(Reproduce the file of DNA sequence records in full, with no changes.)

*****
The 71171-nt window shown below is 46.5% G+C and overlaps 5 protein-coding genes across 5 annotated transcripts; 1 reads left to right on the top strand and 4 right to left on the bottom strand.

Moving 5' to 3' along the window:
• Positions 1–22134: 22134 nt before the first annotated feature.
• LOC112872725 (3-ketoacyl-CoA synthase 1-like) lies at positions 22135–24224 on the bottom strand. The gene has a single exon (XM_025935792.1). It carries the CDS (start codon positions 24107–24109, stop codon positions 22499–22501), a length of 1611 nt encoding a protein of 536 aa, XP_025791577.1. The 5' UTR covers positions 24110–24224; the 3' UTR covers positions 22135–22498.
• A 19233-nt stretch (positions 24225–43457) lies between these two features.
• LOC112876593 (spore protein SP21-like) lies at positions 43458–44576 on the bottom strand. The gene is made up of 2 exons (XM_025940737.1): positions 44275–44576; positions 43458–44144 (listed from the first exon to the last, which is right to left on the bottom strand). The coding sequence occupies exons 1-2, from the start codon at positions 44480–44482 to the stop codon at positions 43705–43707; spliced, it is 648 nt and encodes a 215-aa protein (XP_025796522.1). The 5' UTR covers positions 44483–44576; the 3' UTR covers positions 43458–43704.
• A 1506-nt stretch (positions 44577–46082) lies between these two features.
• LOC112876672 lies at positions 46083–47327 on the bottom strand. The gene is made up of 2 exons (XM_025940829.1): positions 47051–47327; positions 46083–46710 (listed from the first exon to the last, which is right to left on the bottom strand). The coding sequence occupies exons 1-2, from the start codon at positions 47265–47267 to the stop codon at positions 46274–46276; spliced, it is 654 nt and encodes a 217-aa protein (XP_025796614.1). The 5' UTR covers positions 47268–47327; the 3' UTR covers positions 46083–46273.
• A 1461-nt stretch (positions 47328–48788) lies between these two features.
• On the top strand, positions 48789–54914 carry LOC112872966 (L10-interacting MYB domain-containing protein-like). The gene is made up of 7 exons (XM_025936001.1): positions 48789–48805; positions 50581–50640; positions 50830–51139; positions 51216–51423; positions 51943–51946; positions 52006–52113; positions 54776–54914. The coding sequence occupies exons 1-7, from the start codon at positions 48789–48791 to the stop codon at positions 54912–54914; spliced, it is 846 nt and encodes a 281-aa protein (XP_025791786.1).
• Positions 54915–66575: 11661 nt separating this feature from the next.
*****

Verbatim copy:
The 71171-nt window shown below is 46.5% G+C and overlaps 5 protein-coding genes across 5 annotated transcripts; 1 reads left to right on the top strand and 4 right to left on the bottom strand.

Moving 5' to 3' along the window:
• Positions 1–22134: 22134 nt before the first annotated feature.
• LOC112872725 (3-ketoacyl-CoA synthase 1-like) lies at positions 22135–24224 on the bottom strand. The gene has a single exon (XM_025935792.1). It carries the CDS (start codon positions 24107–24109, stop codon positions 22499–22501), a length of 1611 nt encoding a protein of 536 aa, XP_025791577.1. The 5' UTR covers positions 24110–24224; the 3' UTR covers positions 22135–22498.
• A 19233-nt stretch (positions 24225–43457) lies between these two features.
• LOC112876593 (spore protein SP21-like) lies at positions 43458–44576 on the bottom strand. The gene is made up of 2 exons (XM_025940737.1): positions 44275–44576; positions 43458–44144 (listed from the first exon to the last, which is right to left on the bottom strand). The coding sequence occupies exons 1-2, from the start codon at positions 44480–44482 to the stop codon at positions 43705–43707; spliced, it is 648 nt and encodes a 215-aa protein (XP_025796522.1). The 5' UTR covers positions 44483–44576; the 3' UTR covers positions 43458–43704.
• A 1506-nt stretch (positions 44577–46082) lies between these two features.
• LOC112876672 lies at positions 46083–47327 on the bottom strand. The gene is made up of 2 exons (XM_025940829.1): positions 47051–47327; positions 46083–46710 (listed from the first exon to the last, which is right to left on the bottom strand). The coding sequence occupies exons 1-2, from the start codon at positions 47265–47267 to the stop codon at positions 46274–46276; spliced, it is 654 nt and encodes a 217-aa protein (XP_025796614.1). The 5' UTR covers positions 47268–47327; the 3' UTR covers positions 46083–46273.
• A 1461-nt stretch (positions 47328–48788) lies between these two features.
• On the top strand, positions 48789–54914 carry LOC112872966 (L10-interacting MYB domain-containing protein-like). The gene is made up of 7 exons (XM_025936001.1): positions 48789–48805; positions 50581–50640; positions 50830–51139; positions 51216–51423; positions 51943–51946; positions 52006–52113; positions 54776–54914. The coding sequence occupies exons 1-7, from the start codon at positions 48789–48791 to the stop codon at positions 54912–54914; spliced, it is 846 nt and encodes a 281-aa protein (XP_025791786.1).
• Positions 54915–66575: 11661 nt separating this feature from the next.